Metro Weekly

Liechtenstein’s Parliament Legalizes Gay Marriage

The measure recognizing same-sex marriages as valid passes at a time when LGBTQ visibility throughout Europe is under attack.

Aerial view of Vaduz, Liechtenstein

Earlier this month, Liechtenstein’s parliament voted to legalize same-sex marriage in the German-speaking microstate. 

Lawmakers voted nearly unanimously to approve the measure, with 24 of 25 members of parliament supporting it.

The law will take effect on January 1, 2025.

Daniel Seger, the parliamentary group spokesperson for the conservative Progressive Citizens’ Party — which controls the majority along with the center-left Patriotic Union — called passage of the marriage law amendment a “big relief” after its second reading.

“We felt the pressure and the expectation that we should be the last German-speaking country to introduce marriage for everyone,” he said. 

Germany, Austria, and Switzerland — Liechtenstein’s neighbors and fellow German-speaking countries — legalized marriage equality in 2017, 2019, and 2022, respectively.

In total, 21 countries in Europe now recognize the legal status of married same-sex couples.

Liechtenstein first legalized registered partnerships for same-sex couples in 2011, granting them some of the rights enjoyed by married heterosexual couples.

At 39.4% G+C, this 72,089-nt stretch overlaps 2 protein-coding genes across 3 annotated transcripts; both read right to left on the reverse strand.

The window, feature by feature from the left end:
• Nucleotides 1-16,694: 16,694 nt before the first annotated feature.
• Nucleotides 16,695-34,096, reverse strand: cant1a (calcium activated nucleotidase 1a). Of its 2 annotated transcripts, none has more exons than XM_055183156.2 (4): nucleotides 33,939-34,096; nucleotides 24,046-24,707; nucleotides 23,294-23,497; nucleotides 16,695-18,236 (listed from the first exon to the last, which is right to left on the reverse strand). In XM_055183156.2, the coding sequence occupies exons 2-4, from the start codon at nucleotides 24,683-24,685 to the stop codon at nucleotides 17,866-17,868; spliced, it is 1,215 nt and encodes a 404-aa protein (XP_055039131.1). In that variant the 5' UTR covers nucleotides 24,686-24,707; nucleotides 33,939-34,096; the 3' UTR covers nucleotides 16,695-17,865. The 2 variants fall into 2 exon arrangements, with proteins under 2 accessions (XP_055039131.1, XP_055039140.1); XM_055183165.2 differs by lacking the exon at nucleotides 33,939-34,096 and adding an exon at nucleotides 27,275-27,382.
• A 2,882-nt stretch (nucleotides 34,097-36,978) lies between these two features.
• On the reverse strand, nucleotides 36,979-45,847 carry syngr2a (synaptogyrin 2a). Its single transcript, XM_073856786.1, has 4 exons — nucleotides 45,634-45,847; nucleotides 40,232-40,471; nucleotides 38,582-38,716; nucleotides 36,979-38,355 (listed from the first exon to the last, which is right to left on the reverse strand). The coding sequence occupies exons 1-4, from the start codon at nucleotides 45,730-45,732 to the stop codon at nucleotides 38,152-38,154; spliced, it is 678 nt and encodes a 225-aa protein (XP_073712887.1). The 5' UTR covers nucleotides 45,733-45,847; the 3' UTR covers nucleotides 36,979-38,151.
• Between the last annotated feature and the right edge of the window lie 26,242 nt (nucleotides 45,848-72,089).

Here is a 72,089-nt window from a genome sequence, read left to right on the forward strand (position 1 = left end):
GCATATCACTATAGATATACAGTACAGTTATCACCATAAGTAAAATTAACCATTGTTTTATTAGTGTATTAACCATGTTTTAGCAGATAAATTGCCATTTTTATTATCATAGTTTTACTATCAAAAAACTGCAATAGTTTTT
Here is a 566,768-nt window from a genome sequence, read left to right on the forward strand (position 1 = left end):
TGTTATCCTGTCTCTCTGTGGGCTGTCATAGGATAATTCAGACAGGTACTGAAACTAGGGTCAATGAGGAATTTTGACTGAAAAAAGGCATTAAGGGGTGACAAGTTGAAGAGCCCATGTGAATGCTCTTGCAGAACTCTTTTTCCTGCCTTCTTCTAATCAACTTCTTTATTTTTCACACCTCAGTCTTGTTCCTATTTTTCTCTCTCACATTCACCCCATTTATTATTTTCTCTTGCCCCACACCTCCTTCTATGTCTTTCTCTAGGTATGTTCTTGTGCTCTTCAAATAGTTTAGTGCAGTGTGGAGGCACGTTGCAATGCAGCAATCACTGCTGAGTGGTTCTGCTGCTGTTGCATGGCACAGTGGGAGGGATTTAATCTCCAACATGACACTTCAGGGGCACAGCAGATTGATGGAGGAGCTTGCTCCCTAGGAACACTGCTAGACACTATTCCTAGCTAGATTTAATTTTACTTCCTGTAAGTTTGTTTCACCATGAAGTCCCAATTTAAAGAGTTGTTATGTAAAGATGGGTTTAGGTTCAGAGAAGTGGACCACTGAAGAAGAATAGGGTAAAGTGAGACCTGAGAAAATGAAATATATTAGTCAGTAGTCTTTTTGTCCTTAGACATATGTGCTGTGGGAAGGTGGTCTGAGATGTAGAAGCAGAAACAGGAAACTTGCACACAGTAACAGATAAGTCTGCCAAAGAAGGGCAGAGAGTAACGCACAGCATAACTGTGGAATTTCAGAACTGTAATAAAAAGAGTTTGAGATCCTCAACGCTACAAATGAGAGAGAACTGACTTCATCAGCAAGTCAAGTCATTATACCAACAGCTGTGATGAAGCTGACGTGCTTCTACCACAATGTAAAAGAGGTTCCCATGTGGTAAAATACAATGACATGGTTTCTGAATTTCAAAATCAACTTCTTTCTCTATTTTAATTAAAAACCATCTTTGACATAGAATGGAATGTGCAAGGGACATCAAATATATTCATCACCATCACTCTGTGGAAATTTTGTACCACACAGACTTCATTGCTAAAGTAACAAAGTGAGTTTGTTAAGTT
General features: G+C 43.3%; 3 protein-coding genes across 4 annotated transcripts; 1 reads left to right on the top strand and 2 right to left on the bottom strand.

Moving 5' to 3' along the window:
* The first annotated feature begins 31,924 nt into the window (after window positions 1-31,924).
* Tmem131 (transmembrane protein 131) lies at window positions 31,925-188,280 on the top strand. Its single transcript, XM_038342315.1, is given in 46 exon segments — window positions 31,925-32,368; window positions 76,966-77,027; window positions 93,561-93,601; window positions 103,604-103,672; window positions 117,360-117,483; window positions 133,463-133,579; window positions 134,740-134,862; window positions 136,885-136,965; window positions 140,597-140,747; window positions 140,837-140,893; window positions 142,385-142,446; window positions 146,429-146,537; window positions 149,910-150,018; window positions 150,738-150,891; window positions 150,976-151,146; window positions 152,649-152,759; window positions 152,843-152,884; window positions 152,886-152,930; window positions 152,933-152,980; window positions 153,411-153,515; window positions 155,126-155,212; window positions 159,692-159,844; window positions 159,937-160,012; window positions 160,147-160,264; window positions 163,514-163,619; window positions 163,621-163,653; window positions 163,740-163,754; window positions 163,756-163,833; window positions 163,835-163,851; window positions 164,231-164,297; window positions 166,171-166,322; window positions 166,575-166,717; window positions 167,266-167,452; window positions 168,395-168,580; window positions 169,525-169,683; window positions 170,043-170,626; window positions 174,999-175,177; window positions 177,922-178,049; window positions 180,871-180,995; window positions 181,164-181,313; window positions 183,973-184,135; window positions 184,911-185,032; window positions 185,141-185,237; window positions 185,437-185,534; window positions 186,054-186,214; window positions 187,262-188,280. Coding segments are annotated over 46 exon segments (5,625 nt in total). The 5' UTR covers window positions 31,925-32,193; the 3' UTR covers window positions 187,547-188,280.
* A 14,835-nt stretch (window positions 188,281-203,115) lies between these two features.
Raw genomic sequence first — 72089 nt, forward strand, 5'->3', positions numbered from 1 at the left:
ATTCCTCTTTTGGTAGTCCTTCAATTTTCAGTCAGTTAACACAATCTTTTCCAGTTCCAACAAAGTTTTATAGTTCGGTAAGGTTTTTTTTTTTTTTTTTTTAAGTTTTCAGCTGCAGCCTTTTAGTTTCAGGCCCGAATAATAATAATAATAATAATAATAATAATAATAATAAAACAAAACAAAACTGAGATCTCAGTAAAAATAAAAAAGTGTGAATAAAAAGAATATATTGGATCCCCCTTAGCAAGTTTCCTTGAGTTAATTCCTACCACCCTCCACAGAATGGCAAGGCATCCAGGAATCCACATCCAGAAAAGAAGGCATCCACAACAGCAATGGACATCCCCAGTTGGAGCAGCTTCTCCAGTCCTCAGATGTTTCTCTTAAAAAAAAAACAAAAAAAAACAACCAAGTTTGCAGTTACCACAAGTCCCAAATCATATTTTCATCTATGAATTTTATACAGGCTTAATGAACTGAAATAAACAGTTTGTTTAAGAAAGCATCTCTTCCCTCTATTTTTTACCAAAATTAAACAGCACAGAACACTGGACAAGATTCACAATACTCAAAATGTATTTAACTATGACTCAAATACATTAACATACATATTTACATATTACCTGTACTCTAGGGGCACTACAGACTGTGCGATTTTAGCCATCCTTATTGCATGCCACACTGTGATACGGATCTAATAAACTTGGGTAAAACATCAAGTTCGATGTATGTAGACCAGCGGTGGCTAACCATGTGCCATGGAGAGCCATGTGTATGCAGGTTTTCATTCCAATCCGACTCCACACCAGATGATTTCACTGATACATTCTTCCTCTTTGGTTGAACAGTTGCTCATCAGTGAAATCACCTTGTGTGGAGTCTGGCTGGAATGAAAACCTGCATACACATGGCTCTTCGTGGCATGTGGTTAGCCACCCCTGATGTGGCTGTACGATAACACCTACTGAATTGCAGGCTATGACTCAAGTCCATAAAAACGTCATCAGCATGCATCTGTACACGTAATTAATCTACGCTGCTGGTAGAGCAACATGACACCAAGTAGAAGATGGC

The country’s monarch, Prince Hans-Adam II, has voiced support for same-sex marriage but has opposed granting same-sex couples adoption rights.

However, the country’s parliament legalized same-sex adoption and stepchild adoption following a ruling by the country’s constitutional court.

The marriage equality law’s passage comes at a time when there’s a global backlash against LGBTQ visibility, and has seen an increase in violence and discrimination against LGBTQ people, as documented by the LGBTQ advocacy group ILGA-Europe in a recent report

Last year, in the Netherlands, the International Homomonument on the Koekamp, a monument in The Hague dedicated to LGBTQ people persecuted for their sexual orientation, was vandalized with anti-gay graffiti.

The following month, police in Berlin, Germany, arrested a man for attempting to burn down the city’s Memorial to Homosexuals Persecuted Under Nazism.

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